President Donald Trump said Friday that Americans could expect more pardons from him in the coming days and that he was strongly considering a posthumous one for boxing legend Muhammad Ali.
"There will be more pardons. I thought Alice yesterday was beautiful," said Trump, referring to first-time nonviolent drug offender Alice Marie Johnson whose sentence he commuted after an appeal by Kim Kardashian West.
"I'm thinking about someone you all know very well. He went through a lot ... His memory is very popular now. I'm thinking about Muhammad Ali. I am thinking about that very seriously."
As the president took questions from reporters at the White House before departing to the G-7 summit in Quebec, he also said that he was ruling out former football player and convicted felon O.J. Simpson from consideration for presidential clemency.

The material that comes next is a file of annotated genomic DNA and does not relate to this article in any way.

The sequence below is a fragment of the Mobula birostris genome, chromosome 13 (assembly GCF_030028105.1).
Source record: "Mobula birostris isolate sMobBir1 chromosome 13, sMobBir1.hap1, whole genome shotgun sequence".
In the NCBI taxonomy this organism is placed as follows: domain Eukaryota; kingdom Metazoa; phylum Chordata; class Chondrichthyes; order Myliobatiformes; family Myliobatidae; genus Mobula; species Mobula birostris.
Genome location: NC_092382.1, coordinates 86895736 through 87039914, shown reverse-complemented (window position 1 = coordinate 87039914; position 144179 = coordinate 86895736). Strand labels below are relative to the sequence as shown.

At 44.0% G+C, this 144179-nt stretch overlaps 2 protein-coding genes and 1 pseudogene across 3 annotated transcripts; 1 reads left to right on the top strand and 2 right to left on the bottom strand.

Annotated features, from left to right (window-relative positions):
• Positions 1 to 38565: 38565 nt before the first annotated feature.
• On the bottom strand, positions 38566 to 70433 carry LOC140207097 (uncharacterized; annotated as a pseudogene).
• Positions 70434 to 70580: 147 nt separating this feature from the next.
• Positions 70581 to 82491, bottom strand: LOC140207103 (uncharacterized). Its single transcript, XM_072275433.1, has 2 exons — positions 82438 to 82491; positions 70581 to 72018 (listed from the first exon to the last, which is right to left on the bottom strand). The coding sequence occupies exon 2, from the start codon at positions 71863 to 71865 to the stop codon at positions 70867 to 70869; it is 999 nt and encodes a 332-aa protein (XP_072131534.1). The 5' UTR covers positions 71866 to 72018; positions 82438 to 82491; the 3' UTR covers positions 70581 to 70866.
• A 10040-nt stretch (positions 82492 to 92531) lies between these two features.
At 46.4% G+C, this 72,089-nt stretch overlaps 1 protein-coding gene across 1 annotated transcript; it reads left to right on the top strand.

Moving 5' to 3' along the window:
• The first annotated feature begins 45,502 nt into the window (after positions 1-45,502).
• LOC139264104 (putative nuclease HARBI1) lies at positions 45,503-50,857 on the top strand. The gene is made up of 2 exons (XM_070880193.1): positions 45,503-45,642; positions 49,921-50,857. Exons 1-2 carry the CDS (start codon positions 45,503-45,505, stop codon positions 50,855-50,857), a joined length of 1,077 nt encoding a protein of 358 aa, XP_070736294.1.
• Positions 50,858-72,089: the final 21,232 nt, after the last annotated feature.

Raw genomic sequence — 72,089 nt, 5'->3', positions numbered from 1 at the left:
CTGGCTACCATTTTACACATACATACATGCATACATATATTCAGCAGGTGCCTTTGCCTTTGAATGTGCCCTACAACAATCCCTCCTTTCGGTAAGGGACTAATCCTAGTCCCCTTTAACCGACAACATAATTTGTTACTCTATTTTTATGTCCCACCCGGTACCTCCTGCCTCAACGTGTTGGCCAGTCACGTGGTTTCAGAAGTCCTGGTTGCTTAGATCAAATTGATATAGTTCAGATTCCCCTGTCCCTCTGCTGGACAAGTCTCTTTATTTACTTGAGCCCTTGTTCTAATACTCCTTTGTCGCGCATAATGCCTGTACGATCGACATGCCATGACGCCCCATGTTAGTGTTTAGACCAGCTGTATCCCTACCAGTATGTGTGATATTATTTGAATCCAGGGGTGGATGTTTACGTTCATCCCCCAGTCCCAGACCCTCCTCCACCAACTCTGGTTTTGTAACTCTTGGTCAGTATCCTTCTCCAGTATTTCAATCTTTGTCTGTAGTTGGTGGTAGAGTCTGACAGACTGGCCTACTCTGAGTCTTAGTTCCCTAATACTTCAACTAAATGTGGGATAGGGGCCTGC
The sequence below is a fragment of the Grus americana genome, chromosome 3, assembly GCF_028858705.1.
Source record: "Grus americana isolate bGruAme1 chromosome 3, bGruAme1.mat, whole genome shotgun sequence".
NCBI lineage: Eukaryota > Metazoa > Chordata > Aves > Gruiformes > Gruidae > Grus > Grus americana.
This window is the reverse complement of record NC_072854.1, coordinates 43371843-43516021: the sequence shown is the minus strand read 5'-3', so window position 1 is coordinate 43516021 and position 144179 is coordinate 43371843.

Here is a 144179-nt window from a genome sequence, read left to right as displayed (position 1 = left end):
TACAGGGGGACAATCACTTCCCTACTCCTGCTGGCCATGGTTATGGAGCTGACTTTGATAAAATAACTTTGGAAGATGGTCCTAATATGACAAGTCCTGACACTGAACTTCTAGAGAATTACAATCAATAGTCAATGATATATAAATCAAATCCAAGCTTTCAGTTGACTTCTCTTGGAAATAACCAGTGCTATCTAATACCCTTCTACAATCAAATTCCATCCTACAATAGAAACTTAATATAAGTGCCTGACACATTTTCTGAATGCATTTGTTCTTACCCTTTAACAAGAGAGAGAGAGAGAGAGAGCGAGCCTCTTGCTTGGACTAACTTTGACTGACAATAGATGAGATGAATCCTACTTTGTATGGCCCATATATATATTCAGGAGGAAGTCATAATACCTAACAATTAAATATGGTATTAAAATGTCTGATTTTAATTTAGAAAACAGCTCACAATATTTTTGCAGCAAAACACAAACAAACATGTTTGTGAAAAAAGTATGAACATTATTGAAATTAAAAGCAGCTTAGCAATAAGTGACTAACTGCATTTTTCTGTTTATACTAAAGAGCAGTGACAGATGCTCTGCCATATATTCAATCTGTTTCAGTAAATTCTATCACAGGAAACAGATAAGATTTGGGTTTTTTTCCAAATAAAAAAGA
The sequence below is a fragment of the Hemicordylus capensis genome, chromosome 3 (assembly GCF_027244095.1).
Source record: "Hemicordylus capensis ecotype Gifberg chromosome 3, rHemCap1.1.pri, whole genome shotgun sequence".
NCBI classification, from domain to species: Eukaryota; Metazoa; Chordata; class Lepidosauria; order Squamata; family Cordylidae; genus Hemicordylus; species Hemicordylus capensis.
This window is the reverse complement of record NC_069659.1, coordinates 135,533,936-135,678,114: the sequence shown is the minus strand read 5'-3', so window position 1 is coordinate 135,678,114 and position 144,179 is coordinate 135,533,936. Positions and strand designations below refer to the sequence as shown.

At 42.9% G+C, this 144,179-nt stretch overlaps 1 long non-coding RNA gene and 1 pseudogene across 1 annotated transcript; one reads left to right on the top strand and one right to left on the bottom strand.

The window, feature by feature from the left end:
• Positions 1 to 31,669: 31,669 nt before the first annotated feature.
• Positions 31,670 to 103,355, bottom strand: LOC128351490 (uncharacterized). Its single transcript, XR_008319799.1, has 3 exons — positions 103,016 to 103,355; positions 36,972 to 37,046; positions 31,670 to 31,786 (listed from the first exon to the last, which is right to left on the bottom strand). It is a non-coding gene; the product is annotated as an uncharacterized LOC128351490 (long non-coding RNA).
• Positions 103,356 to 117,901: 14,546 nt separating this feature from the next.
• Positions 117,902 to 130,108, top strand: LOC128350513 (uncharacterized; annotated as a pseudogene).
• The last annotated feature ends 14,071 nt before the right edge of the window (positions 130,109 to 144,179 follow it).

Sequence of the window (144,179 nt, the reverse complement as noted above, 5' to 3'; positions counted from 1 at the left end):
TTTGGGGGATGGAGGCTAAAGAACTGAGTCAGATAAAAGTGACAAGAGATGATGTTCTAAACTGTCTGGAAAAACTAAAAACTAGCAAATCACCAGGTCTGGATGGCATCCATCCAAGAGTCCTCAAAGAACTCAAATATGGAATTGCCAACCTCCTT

"No, I'm not thinking about O.J." said Trump to a reporter. "Only you could say O.J."
As president, Trump has an unfettered right to grant pardons and commutations to Americans convicted of federal offenses. In addition to Johnson, Trump has also granted pardons to Arizona sheriff Joe Arpaio, and boxer Jack Johnson.
Muhammad Ali was convicted in 1967 of draft evasion after refusing to fight in the Vietnam War. "I ain't got no quarrel with those Vietcong," he said at the time. The conviction saw Ali banned from boxing for three years, received a $10,000 fine and an initial sentence of five years, though he managed to avoid jail time after an appeal.
It's unclear whether the pardon is even necessary, as Ali's conviction was thrown out by the Supreme Court in 1971.
The boxer died in 2016 after a long battle with Parkinson's disease.